The London Perl and Raku Workshop takes place on 26th Oct 2024. If your company depends on Perl, please consider sponsoring and/or attending.


Set::Cluster - Distribute items across nodes in a load balanced way and show takeovers in failure scenarios


  # Hash of items, with relative weighting
  $h = { 'Oranges' => 17, 'Apples' => 3, 'Lemons' => 10, 'Pears' => 12 };

  $c = Set::Cluster->new;
  $c->setup( nodes => [qw(A B C)], items => $h );
  $c->calculate(2);             # Go 2 levels deep

  # Functions to parse $c->results
  @takeover = $c->takeover( node => "A", fail => "C" ); # Items taken over due to a failure of C
  @items = $c->items( node => "A", fail => "B" );       # All items for A, when B has failed
  $node = $c->hash_by_item( fail => "" );               # Returns a hash where $node->{$item} returns the node name

  $results = $c->results;       # Returns a hash with how items are split across the nodes
                                # This structure may change in future


This is an attempt at abstracting clustering. The idea is that you can define a list of items with relative weightings, and a list of nodes that the items should be spread across.

The plugin then calculates where items will be distributed to balance the weightings. If you calculate more than 1 level, it will show what happens if there is a failure. When a node fails, its items are distributed amongst the remaining nodes.


The algorithm used is simple: sort the items by the largest weight, then add to the node with the lowest total weight so far.

There is a limitation in that nodes that have not failed should not redistribute their items - this is because of my main reason for creating this module (see HISTORY).

This is not the best algorithm in the world, so if you can implement a better one, I'd love to hear.


setup( nodes => [list of node names], items => {item1 => 10, item2 => 15, ...} )

Sets the list of nodes and all the items.

setup( nodes => [objects], items => [objects] )

Sets the list of nodes and items. The only restriction for the item objects is that it must support a weight method, in order to get the weight value of each object.


Works out all the possible failure scenarios. A level of 0 means just distribute, a level of 1 works out a single point of failure scenario, etc.

takeover( node => $name, fail => $scenario )

Returns an unordered list of items that were added to the specified node at the failure scenario specified.

items( node => $name, fail => $scenario )

Returns an unordered list of items that the specified node has at the time of the failure scenario.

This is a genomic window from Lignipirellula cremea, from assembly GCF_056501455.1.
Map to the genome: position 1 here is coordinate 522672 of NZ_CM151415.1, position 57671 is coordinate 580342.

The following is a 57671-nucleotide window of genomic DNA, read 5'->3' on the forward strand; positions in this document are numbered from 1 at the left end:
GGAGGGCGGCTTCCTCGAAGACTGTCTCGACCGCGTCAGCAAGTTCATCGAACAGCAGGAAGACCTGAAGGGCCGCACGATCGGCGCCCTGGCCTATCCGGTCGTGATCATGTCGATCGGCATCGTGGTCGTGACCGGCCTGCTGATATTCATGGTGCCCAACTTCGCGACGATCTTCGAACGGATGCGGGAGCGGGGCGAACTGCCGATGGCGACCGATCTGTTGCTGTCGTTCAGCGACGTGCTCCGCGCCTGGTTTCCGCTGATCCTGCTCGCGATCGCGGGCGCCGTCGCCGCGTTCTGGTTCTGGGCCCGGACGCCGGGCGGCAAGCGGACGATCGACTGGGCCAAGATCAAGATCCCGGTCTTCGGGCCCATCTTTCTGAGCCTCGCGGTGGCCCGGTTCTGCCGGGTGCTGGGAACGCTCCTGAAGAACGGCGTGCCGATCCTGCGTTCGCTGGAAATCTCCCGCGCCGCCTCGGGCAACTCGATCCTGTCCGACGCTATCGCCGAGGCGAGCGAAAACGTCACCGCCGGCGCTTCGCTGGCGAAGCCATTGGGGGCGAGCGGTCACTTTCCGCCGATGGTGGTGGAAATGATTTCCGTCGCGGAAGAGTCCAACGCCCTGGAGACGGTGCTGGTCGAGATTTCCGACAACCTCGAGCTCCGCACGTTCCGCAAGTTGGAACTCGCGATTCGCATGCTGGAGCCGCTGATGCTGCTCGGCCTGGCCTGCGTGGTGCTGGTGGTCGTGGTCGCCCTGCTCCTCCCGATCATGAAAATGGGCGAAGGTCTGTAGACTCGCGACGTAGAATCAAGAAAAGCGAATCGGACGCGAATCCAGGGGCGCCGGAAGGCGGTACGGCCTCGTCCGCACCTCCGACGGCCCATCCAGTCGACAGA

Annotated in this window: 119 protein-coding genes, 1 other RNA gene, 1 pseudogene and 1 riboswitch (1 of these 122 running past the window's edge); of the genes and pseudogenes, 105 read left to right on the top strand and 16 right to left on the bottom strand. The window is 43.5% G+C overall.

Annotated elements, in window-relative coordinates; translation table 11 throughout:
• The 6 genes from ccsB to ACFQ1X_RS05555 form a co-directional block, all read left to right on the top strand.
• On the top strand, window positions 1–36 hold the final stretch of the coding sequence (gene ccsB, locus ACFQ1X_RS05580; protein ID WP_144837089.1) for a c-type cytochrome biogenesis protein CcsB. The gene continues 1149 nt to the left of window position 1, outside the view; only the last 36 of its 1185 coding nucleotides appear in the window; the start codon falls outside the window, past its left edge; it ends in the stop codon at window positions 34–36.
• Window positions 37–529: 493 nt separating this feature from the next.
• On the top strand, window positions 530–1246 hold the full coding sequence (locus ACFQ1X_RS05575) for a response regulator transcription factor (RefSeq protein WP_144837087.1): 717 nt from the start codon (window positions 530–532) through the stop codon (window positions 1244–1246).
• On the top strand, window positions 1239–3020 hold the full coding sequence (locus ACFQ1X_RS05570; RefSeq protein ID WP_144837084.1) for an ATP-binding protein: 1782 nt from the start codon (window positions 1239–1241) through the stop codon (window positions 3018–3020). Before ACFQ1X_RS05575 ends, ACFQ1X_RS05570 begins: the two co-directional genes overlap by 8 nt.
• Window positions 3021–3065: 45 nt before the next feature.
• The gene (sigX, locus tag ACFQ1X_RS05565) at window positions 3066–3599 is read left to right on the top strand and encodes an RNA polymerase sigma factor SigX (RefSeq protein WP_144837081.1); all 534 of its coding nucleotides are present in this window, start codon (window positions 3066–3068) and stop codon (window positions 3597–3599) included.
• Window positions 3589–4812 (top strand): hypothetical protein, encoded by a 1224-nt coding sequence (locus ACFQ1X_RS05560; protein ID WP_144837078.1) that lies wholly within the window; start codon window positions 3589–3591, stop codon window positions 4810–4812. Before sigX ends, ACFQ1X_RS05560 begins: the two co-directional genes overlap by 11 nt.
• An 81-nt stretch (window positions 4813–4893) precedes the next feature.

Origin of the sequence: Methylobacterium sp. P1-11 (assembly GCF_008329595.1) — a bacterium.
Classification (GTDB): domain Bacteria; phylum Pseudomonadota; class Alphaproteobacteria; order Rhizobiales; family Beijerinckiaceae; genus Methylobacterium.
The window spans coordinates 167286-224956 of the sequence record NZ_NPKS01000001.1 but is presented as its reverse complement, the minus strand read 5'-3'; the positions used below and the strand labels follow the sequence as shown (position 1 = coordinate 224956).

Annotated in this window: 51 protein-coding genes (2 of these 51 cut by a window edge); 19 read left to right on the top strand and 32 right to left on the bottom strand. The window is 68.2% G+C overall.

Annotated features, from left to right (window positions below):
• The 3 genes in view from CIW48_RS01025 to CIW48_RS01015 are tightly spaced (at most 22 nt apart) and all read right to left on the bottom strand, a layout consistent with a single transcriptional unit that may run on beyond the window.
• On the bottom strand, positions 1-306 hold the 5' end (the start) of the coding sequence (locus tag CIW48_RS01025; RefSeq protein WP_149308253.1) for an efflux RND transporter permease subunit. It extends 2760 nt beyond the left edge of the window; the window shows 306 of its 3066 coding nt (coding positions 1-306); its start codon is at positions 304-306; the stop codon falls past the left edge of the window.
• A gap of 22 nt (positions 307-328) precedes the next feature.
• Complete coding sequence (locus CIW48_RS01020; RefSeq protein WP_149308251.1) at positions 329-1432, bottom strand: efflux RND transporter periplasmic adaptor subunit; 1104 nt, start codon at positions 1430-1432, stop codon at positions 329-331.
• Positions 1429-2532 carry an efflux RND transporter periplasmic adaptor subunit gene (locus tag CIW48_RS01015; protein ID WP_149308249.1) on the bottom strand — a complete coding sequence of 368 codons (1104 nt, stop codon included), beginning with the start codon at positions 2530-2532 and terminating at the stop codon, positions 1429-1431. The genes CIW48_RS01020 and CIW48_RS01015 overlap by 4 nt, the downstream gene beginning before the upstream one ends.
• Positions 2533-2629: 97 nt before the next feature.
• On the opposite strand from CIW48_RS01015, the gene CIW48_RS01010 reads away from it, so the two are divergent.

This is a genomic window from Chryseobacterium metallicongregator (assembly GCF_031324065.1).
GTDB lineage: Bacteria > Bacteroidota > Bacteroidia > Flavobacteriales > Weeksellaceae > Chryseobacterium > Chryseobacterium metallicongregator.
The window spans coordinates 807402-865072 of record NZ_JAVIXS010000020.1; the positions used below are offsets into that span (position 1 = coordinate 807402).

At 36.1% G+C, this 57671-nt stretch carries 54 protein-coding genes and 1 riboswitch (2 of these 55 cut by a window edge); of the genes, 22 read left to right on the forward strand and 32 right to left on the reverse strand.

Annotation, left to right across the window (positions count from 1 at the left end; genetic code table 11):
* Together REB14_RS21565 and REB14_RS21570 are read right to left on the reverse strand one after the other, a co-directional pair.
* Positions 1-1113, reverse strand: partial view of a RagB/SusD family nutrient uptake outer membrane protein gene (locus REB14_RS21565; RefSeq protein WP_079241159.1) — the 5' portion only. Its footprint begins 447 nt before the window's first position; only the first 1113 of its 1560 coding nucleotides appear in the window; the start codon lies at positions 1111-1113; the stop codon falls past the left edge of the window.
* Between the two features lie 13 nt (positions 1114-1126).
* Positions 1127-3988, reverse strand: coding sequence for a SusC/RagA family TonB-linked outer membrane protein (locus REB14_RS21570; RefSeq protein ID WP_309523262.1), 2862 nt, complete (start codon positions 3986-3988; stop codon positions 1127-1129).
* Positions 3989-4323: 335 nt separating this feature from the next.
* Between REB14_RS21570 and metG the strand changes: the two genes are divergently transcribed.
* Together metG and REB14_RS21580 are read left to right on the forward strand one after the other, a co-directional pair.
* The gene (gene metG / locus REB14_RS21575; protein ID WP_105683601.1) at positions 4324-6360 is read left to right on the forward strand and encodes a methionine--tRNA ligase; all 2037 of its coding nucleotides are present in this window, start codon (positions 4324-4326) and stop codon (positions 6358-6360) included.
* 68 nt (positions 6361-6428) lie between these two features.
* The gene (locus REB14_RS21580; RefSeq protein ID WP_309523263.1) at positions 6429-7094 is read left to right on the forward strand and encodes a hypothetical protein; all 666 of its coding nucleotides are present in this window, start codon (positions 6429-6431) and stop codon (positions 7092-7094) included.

hash_by_item( fail => "scenario" )

Returns a hash ref where the index is item with value of node.


Returns the hash ref holding all the results. The structure is:

  '' => Set::Cluster::Result=HASH(0x84e01c4)
      'A' => ARRAY(0x84eb370)
         0  'Oranges'
         1  'Lemons'
      'B' => ARRAY(0x84e0050)
         0  'Strawberries'
         1  'Melons'
         2  'Apples'
      'C' => ARRAY(0x84dffb4)
         0  'Pears'
         1  'Bananas'
         2  'Kiwis'
  'A' => Set::Cluster::Result=HASH(0x84eb328)
      'B' => ARRAY(0x84ebaa8)
         0  'Strawberries'
         1  'Melons'
         2  'Apples'
         3  'Oranges'
      'C' => ARRAY(0x84ebad8)
         0  'Pears'
         1  'Bananas'
         2  'Kiwis'
         3  'Lemons'

The first section shows a distribution with no failures. The second section is what happens when node A fails. If there is more than one failure, the key will be "failure1,failure2".

This is for curious minds. The preferred way to access this data is via the other methods, as this structure may change in future.


When using objects as the node or the items, the stringification of the object must be unique, otherwise funny things will happen!


This plugin was originally designed for generating Nagios ( configurations for clustered slave monitoring servers. The items are hosts, with the weighting as the number of services monitored on each host.

As this module can predict what would happen in failure scenarios, an event handler can be setup to start monitoring particular hosts in a takeover situation.

If you have a different use for this module, I would be interested to hear.


Only methods listed in this documentation are public.

These modules are experimental and so the interfaces may change up until Set::Cluster hits version 1.0, but every attempt will be made to make backwards compatible.


Ton Voon, <>


Copyright (C) 2006 by Altinity Limited

This library is free software; you can redistribute it and/or modify it under the same terms as Perl itself, either Perl version 5.8.4 or, at your option, any later version of Perl 5 you may have available.